NEWS RELEASE: Multnomah County Chair Jessica Vega Pederson shares next steps in work to open 24-hour dropoff sobering center

April 30, 2024

The Board of Commissioners receives a briefing on Commissioner Julia Brim-Edwards' proposal for a 24/7 dropoff sobering center on April 18, 2024.
Multnomah County, Ore. (April 30, 2024) — Multnomah County Chair Jessica Vega Pederson on Tuesday, April 30, said the search is on, with a design firm hired, for a building that can host a 24-hour, drop-off sobering center starting this September. 

The Chair also said she will use her executive authority as needed to speed up work to open the sobering center, among a series of updates on the County’s ongoing work to comply with House Bill 4002.  

The Chair’s announcement follows an April 18 presentation to the Board of Commissioners by Commissioner Julia Brim-Edwards, who shared a detailed plan for a sobering center and transportation service assembled in partnership with subject matter experts and other local governments. 

The sobering center will serve as part of an overall package of deflection services that provide an alternative to jail for people cited for using drugs. Such pre-booking intake services are a key part of HB 4002, which modified Measure 110 by recriminalizing possession of hard drugs while also providing funding for treatment. The Chair has committed to opening deflection services by Sept. 1.

The sobering center plan calls for $25 million to open and operate the center and $14 million a year to operate the center going forward. The Oregon State Legislature has allocated $25 million to help fund these services as well as deflection intake.

The Chair confirmed the County will initially focus on voluntary sobering and deflection intake services. Involuntary sobering services will be phased in as the center gets established and prepared for a variety of client types.

“I directed my staff and our county departments to move swiftly to make these new sobering services a reality – including the addition of expanded intake and the basic services to accommodate people who will most benefit from deflection,” Chair Vega Pederson said. “I expect this project to move forward quickly and nimbly so these resources can be available for our community as soon as possible.”

“We need a place other than jail, emergency rooms, or leaving people on the street. I remain focused on standing up the sobering center and I think it can serve, at least in part, as a deflection point for some people. I’m appreciative of the Chair’s executive direction to county staff to begin siting and procuring this vital public safety service,” Commissioner Brim-Edwards said.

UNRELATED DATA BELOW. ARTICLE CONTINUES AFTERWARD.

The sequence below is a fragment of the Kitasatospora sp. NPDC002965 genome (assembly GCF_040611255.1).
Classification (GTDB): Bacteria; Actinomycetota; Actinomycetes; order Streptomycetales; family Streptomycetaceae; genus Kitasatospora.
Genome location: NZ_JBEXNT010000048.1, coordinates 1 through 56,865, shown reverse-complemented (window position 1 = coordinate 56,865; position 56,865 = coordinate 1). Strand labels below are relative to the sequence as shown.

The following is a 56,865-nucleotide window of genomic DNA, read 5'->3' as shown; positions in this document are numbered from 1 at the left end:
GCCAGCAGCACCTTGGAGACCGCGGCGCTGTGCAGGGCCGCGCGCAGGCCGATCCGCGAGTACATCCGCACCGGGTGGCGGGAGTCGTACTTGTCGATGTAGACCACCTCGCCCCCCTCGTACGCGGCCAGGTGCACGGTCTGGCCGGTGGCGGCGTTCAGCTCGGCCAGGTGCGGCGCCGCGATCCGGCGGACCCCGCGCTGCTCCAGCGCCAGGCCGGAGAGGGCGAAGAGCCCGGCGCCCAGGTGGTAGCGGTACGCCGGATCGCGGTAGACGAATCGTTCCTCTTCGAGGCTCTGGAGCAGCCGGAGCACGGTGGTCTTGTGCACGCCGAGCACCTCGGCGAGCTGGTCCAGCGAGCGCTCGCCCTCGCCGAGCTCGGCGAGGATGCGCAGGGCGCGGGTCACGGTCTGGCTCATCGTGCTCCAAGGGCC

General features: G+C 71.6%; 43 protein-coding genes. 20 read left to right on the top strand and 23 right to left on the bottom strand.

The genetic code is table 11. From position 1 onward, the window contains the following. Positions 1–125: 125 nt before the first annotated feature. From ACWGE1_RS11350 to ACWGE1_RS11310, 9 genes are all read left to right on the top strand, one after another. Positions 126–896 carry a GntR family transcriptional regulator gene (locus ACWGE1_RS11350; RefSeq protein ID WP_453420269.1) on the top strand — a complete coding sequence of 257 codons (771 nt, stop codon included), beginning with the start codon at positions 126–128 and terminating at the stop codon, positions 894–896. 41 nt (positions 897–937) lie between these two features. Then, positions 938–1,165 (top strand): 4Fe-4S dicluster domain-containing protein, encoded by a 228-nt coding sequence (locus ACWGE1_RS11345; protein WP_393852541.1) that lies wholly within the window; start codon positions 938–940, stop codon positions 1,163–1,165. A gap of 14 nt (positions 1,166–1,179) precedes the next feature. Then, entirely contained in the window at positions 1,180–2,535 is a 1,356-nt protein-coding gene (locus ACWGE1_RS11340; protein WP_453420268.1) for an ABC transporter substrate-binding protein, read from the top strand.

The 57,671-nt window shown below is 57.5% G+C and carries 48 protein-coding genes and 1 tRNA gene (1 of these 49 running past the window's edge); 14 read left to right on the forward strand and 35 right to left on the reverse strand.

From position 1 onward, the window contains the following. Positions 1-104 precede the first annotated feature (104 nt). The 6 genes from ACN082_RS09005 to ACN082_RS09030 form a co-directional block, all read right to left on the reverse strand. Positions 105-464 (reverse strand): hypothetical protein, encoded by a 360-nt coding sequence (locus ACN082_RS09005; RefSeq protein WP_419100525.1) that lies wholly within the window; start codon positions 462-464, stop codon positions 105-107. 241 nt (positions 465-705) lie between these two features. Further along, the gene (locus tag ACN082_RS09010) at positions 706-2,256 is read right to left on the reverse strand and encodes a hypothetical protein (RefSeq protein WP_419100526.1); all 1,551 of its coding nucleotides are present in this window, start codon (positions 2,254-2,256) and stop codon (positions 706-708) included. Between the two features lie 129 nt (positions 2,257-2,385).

Among the additional updates:

  • County facilities personnel have begun the search for facilities that meet the needs of these projects and the urgency to open basic deflection services by Sept 1.
  • A facilities project manager is assigned, with a design firm selected.
  • The County has created an executive committee within the multi-jurisdictional Local Public Safety Coordinating Council to make policy decisions and offer direction around HB 4002 and deflection. This group has involvement from justice partners, including the Sheriff’s Office, District Attorney’s Office, and Portland Police Bureau, as well as County departments, treatment providers and community members.
  • An internal County implementation and oversight team has been created to manage the rollout of implementation of deflection and sobering services, including County departments, the County’s chief operating officer, the Chair’s office (which recently hired a dedicated policy adviser to work on HB 4002), and other experts as needed.
  • The chief operating officer’s office has launched a procurement scoping process to determine the best and fastest way to contract with skilled providers for deflection services. That can include using the Chair’s authority to speed up the procurement portion of the work to launch the sobering center and deflection services. (Executive authority to expedite procurement doesn’t affect contract negotiations and other work, for instance.)
  • The County applied for a grant from the Oregon Criminal Justice Commission to support the planning work;  a longer-form application for those funds is due in the coming days.

“To Commissioner Brim-Edwards in particular, thank you for all of your work to create and consider an initial proposal around a 24/7 drop off and sobering center,” Chair Vega Pederson said in a letter sent to partners Monday, April 29, sharing many of these updates. ”I know a significant amount of time went into working with partners, gathering feedback and putting a plan together.

“Having a place for our community members who are struggling with addiction is critical, and I am eager for the County to keep the urgency and forward-momentum on this project as one of our biggest priorities.”